But there is also a policy consequence to this continued and unrestrained supply of arms and munitions, namely that anything else Washington does will be viewed as window dressing while it continues to participate in the mass murder of civilians in Gaza. This is the case with the current humanitarian air drops, and the proposed pier off the Gaza coast: it is abundantly clear to all concerned that Gaza can receive all the aid it needs by land through Israel and Egypt. Instead, the United States could and should, along with its allies, ensure that Israel lives up to the minimum of its obligations, whether under international law or basic human morality, and allows sufficient aid through the crossings to prevent the starvation of the 2.2 million human beings slowly but surely being killed by imposed famine.  

In terms of coherence: In the short term, an immediate ceasefire is essential, as is the provision of urgent aid, and the release of all hostages and political prisoners. It is evident, however, that this will not be nearly enough. Even the Israelis have now actually requested the presence of Arab troops in Gaza to try to maintain security; and the U.S. Department of Defense is in early talks to fund a multilateral peacekeeping force there. This was foreseeable—in fact, I pointed out that humanitarian aid would need to be accompanied by security in an article published over three months ago.  

However, as I noted then, any multilateral intervention will not only fail, but backfire—with negative consequences for the United States, its allies, and the region—unless a definite goal is set, and the following conditions are met:  

First, there must be a clear political framework and time-limited horizon for the intervention. The Arab countries have consistently made clear that they will not be involved, whether in the reconstruction of Gaza or in any peacekeeping operation, without a clear commitment to a fair and equitable two-state outcome that finally resolves the Israeli-Palestinian conflict. From the Palestinian perspective, it is also essential that the multilateral peacekeeping force enters the territory as part of a fundamental change in the status quo, and not as a replacement for Israeli occupation forces. The absence of hope is extremely dangerous and insidious: it feeds extremism and will undermine any effort to stabilize the situation. Thus, there is a need to structure this intervention as temporary—it would end within, say, three years—with a viable, safe Palestinian state next to a safe and secure Israeli one. A true end to the conflict, in other words.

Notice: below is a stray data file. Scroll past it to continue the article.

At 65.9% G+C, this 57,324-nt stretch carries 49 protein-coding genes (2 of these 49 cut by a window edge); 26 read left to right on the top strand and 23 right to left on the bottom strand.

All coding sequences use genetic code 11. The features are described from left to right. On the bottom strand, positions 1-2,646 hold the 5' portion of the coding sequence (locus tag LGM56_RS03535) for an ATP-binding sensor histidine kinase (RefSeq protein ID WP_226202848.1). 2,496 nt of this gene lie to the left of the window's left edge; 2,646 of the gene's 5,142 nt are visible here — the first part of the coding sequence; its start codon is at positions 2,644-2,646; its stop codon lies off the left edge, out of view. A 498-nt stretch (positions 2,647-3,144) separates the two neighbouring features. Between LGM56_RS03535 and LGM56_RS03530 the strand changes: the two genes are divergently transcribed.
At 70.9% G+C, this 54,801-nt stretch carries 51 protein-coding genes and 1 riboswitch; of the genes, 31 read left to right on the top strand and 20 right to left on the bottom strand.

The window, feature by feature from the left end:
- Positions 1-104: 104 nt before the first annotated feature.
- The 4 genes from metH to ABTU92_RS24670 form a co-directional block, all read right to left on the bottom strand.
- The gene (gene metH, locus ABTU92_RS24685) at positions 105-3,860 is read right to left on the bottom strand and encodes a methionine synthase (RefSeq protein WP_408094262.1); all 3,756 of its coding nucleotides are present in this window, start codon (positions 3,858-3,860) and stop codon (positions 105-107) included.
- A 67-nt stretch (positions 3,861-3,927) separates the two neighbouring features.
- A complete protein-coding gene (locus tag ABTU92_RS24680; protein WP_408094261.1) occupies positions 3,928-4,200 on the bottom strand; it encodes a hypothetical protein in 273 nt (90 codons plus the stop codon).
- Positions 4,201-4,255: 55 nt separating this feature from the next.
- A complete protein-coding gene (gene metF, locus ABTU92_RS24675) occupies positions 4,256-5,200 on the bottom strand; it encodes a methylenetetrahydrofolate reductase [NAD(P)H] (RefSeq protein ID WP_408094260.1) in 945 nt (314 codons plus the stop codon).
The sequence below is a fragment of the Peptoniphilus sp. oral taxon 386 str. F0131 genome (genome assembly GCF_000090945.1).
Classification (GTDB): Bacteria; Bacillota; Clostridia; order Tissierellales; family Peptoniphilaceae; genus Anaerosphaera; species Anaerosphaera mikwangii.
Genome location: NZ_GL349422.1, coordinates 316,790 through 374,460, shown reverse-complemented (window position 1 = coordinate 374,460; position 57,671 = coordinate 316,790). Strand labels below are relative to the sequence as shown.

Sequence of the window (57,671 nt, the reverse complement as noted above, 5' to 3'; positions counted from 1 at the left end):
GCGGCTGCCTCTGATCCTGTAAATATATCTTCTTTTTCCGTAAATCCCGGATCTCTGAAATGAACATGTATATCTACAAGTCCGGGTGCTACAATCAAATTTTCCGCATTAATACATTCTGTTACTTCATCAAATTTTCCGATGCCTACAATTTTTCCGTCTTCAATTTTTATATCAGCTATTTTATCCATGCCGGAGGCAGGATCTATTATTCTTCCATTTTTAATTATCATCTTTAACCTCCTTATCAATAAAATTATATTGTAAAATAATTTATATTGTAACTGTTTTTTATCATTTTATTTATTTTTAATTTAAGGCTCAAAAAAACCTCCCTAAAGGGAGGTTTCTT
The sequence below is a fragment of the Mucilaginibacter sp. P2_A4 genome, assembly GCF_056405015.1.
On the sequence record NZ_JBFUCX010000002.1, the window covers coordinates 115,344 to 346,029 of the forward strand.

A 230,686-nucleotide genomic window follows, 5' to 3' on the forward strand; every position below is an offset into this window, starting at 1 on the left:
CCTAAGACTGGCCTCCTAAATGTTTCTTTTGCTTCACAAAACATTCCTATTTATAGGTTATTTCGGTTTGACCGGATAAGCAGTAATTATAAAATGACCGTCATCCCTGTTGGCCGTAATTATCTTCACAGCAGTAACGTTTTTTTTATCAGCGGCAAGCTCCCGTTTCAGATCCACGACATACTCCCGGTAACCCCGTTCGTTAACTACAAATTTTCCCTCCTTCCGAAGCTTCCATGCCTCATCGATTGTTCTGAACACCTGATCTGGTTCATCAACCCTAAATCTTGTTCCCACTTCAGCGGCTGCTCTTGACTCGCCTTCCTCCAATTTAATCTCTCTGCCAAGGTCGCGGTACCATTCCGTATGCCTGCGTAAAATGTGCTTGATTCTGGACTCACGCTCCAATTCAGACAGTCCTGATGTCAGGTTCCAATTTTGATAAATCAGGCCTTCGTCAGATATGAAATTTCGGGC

Second, it must be U.S.-led, with European and allied involvement as well as Arab participation. American participation will provide increased comfort to Israel, which is necessary, and bring much-needed expertise in humanitarian operations and logistics, as well as a clear commitment to rules of engagement. It will also defray potential tensions between Arab peacekeepers and Israeli forces in interactions. The risk of such a confrontation escalating into a wider conflagration should not be minimized, especially in the context of Israeli extremists attempting to fan the flames of regional conflict. It will also be to the benefit of the United States, as it will undermine claims of hypocrisy—whether aimed at this administration or at the United States in general—and recast the American presence in the region in a positive light.   

Third, it must have jurisdiction over all the territories occupied in 1967 and must enter on the legal basis of UNSC Resolution 242—and not, for instance, at the behest of Israel. While Israel will obviously resist this as much as it can, it is necessary in order to give primacy once again to the collapsing international order, and provide legitimacy to the multilateral forces both within the territory and internationally. It is worth recalling that the presence of Israel in the West Bank (including East Jerusalem) and the Gaza Strip is illegal under international law, and that sovereignty in those occupied territories resides with the Palestinians. The multilateral force must draw its legitimacy from this source, or risk being seen as a sub-contractor for Israeli occupation, which will lead to continued resistance by the Palestinians and undermine the very reason it is there in the first place.